WHITEHALL (AP) - Charting and photographing cemeteries might not seem like a popular item on someone's list after retirement, but that's what Jim Seidelman is doing, and the work is proving to be extremely valuable.
Seidelman, of Los Angeles, and his sister, Sue Feltes of Osseo, have produced about two dozen collections of cemeteries in the Eau Claire area over nine years and are working on others.
Seidelman, a retired assistant film editor in Hollywood, comes to Trempealeau County for about a month each year to meet with family and work on the cemetery projects.
It was about 12 years ago, when Seidelman had a detached retina, that he learned of a grave marker website, which listed obituaries and other items of interest to genealogists.
"I photograph complete cemeteries and include as much information as I can find," Seidelman said. "I try to find out all I can, including photographs and obituaries, to make it as complete as possible.
"There is a lot of history in cemeteries," he added. "Not only do we collect data, but we are able to chart out the location of various graves, which has proven quite valuable."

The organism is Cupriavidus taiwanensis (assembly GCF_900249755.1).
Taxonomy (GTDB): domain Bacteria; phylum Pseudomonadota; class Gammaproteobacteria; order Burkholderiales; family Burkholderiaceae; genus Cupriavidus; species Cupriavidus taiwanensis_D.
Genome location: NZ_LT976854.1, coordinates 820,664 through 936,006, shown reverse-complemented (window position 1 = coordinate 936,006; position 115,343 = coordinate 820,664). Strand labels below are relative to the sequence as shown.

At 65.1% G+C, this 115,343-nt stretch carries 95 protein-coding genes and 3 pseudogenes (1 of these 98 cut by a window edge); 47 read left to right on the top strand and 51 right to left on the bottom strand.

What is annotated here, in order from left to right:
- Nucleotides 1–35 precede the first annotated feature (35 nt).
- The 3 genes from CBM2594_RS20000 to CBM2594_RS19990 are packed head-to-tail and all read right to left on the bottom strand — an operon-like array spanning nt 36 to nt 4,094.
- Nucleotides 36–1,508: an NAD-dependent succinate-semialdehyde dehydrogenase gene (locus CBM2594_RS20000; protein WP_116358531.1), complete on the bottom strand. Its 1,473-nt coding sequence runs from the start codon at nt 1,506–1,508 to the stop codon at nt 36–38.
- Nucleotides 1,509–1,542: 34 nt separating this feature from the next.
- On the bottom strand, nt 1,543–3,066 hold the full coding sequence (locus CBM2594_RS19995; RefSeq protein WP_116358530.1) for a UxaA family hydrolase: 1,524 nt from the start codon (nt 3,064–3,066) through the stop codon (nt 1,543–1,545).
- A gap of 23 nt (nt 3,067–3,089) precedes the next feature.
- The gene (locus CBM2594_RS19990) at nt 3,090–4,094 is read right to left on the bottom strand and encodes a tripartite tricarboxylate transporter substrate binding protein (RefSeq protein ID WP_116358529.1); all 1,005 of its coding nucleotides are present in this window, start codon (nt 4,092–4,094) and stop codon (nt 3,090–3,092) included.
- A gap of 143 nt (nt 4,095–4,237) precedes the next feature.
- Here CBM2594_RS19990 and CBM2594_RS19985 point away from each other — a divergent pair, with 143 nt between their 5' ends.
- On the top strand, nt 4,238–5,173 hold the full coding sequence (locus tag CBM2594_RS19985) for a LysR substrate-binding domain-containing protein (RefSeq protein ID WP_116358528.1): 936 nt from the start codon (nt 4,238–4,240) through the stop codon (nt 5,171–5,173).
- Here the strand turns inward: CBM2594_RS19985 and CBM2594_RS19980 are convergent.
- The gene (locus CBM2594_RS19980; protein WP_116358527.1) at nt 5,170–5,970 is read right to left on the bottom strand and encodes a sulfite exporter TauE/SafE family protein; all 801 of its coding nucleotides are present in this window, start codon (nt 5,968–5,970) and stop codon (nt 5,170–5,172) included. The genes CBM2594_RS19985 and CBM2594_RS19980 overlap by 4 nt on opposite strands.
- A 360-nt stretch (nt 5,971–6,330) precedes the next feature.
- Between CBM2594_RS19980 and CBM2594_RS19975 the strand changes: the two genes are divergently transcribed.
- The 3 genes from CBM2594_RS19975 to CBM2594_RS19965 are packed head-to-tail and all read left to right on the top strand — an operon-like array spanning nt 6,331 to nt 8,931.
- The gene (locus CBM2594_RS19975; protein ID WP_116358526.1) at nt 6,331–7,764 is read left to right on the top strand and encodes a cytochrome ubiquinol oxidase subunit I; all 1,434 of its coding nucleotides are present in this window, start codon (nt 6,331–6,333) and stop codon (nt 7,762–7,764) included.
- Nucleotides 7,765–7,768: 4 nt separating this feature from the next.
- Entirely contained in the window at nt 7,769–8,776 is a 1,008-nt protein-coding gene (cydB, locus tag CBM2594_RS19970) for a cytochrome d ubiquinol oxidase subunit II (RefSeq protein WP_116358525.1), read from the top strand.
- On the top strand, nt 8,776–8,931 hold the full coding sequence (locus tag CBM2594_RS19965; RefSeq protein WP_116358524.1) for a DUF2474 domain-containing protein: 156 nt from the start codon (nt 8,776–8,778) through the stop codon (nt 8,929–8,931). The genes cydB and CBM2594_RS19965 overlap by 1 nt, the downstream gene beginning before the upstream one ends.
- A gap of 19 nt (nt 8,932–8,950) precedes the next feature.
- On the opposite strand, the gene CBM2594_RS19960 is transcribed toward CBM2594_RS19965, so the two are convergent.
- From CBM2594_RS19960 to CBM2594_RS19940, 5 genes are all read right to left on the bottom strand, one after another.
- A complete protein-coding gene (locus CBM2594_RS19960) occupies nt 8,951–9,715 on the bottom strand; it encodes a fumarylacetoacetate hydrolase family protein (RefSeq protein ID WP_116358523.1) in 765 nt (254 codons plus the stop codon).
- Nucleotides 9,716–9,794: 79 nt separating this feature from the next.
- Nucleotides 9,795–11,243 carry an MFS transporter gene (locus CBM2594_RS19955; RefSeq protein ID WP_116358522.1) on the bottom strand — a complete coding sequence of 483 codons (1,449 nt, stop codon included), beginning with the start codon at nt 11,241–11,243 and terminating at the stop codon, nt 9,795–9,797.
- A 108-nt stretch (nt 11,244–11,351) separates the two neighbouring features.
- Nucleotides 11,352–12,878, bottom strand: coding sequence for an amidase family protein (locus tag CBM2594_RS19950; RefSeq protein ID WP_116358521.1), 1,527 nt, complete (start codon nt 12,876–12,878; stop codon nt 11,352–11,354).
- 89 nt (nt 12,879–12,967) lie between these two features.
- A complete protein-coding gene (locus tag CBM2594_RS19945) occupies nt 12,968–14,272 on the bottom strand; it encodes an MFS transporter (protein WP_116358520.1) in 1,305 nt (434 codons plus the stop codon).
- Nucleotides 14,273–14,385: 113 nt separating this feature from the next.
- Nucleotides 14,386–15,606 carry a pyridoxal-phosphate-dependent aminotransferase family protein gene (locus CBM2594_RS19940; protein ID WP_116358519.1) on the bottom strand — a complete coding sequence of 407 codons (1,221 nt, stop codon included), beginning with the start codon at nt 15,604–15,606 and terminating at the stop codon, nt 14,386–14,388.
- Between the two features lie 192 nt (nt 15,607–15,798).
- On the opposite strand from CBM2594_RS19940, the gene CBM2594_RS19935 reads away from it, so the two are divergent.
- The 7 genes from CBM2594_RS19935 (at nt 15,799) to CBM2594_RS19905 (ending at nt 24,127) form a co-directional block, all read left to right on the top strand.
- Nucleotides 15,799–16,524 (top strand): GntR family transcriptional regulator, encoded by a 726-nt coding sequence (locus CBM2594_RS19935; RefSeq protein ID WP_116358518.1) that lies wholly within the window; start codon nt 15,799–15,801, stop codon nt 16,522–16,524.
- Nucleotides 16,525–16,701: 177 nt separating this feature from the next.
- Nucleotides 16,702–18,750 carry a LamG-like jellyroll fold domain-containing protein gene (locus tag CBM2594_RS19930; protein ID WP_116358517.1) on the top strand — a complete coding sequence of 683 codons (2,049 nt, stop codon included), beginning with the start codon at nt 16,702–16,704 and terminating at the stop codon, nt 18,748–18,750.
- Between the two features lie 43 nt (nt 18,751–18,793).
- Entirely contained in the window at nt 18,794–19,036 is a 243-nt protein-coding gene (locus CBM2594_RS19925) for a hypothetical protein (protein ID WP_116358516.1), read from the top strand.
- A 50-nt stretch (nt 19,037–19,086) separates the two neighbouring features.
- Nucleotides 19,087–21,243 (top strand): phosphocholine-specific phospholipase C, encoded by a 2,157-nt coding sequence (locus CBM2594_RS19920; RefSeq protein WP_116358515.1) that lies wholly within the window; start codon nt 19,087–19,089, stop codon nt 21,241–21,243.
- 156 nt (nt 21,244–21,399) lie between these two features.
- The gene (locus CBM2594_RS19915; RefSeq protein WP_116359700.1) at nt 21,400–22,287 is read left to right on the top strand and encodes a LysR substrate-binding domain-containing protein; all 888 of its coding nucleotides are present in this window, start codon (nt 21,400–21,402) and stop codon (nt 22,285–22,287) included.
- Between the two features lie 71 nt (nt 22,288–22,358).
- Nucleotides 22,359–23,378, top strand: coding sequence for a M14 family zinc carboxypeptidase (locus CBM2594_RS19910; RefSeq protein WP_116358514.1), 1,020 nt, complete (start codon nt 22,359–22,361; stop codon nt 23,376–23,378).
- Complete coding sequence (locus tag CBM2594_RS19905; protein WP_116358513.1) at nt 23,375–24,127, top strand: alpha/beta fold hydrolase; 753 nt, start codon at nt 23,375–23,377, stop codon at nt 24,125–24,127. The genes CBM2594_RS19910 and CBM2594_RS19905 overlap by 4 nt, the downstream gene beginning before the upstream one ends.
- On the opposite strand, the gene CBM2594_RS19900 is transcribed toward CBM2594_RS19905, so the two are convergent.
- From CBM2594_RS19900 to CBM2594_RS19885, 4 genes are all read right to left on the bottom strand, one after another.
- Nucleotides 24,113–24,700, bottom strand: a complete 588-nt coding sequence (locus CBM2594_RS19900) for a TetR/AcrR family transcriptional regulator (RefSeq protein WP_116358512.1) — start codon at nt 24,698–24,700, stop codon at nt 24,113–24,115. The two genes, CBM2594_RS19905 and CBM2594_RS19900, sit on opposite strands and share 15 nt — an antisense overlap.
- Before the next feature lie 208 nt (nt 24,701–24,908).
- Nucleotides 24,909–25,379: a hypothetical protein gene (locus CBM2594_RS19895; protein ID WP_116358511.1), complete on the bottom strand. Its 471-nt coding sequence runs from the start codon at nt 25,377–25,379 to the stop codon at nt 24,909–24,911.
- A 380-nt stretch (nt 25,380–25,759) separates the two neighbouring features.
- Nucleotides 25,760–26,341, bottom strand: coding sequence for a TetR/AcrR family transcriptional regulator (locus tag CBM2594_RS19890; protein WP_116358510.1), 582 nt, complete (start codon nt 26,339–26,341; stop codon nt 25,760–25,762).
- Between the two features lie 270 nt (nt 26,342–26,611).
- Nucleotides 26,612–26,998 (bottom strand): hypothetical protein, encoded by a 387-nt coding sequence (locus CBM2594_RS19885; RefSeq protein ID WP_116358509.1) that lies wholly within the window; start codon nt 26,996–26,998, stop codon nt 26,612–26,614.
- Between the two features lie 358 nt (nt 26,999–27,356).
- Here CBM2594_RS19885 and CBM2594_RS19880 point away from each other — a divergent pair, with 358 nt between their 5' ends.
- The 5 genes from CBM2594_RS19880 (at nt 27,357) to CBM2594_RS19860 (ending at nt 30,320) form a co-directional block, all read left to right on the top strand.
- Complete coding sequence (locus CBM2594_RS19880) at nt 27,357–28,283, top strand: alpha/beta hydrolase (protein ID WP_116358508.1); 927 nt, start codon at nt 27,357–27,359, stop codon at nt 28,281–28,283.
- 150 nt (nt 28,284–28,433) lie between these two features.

Whitehall City Administrator Tina Sass praised the charting aspect, saying: "It's a lot better than what we had and makes things easier for the city in helping people locate particular sites."
Helpful sextons make the recharting a bit easier.
"If they supply certain information, things go along a bit smoother," Seidelman said.
Seidelman and Feltes met Tuesday with the sexton of the relatively secluded Old Whitehall Cemetery, just east of Whitehall. The siblings previously had been working on the Lincoln Cemetery in Whitehall.
The first question we get is, 'How much is this going to cost,' " Feltes said. "People are a bit surprised that we would go to this much work and not charge anything. We just enjoy it and they are nice to have as time goes on."
Feltes remembers going through family albums with her mother and labeling photographs.
"Jim and I didn't know who a lot of those people were," she said. "It got us into checking into genealogy and Jim took off with it."
Copies of the completed compilations are given to the appropriate cemetery associations and churches, if necessary, and a copy of each edition is at the Osseo library.
"We just think it's great for genealogy," Feltes said. "It's a nice way of people being remembered."
But not everyone is pleased with the investigations, Seidelman said, mentioning that some are upset about pictures and identifications of family members being in the books.
"The cemeteries are usually public and people elect to have their names and dates on there," Seidelman said. "We look at it as more of a service."
Most of the completed albums involve Trempealeau County cemeteries, although others have been done in Augusta and Eau Claire.
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